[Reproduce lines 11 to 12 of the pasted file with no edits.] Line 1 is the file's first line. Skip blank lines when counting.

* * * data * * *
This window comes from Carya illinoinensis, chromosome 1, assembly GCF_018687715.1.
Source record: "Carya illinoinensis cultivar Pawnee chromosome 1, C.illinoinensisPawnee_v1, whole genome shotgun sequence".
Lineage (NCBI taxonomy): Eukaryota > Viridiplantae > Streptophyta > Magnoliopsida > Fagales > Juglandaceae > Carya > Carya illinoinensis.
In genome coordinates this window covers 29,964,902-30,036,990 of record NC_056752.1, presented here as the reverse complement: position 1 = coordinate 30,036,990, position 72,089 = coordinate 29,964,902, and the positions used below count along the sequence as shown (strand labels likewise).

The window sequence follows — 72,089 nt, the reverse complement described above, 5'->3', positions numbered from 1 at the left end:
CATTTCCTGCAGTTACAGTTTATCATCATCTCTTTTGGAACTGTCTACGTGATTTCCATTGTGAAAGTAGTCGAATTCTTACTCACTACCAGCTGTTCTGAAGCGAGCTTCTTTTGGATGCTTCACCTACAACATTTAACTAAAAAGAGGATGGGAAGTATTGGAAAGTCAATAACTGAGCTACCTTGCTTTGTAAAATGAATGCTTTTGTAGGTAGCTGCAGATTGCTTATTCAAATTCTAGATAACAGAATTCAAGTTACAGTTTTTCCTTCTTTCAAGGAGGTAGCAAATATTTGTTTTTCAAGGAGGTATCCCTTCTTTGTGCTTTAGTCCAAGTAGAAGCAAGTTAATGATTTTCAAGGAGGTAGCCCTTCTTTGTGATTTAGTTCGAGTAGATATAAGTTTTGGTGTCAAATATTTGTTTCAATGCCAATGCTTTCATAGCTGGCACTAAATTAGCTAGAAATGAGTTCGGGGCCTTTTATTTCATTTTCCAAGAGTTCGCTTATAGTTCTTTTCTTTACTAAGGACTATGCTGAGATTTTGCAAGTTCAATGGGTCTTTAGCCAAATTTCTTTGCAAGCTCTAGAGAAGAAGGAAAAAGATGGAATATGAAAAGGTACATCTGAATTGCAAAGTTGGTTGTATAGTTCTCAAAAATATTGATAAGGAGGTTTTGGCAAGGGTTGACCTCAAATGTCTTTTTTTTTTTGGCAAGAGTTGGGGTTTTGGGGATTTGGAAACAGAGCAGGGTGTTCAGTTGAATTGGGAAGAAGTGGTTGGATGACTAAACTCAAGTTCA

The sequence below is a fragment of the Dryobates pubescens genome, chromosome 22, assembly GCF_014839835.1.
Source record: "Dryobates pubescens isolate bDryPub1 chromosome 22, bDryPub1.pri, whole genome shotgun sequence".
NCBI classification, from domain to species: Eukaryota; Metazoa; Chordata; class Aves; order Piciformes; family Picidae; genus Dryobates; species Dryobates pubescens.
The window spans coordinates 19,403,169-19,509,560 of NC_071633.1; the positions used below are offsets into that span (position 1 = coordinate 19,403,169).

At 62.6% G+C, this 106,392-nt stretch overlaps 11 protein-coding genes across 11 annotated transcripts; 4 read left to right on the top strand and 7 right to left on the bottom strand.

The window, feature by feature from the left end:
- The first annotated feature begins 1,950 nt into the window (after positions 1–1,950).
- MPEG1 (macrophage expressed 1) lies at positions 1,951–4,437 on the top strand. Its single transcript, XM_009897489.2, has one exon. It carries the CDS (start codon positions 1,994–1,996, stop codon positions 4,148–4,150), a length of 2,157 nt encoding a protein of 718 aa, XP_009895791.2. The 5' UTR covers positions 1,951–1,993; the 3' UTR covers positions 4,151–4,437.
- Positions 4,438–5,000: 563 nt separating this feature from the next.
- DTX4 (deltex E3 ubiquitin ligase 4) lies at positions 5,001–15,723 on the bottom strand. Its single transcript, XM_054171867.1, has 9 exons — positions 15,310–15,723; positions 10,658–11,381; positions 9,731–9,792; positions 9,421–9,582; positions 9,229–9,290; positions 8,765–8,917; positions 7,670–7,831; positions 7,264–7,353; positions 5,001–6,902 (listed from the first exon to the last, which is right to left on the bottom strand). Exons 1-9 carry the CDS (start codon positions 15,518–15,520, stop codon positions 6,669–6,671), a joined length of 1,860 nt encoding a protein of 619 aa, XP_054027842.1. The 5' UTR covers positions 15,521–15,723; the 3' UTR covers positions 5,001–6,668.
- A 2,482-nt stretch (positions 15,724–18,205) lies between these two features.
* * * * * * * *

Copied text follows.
At 62.6% G+C, this 106,392-nt stretch overlaps 11 protein-coding genes across 11 annotated transcripts; 4 read left to right on the top strand and 7 right to left on the bottom strand.

The window, feature by feature from the left end: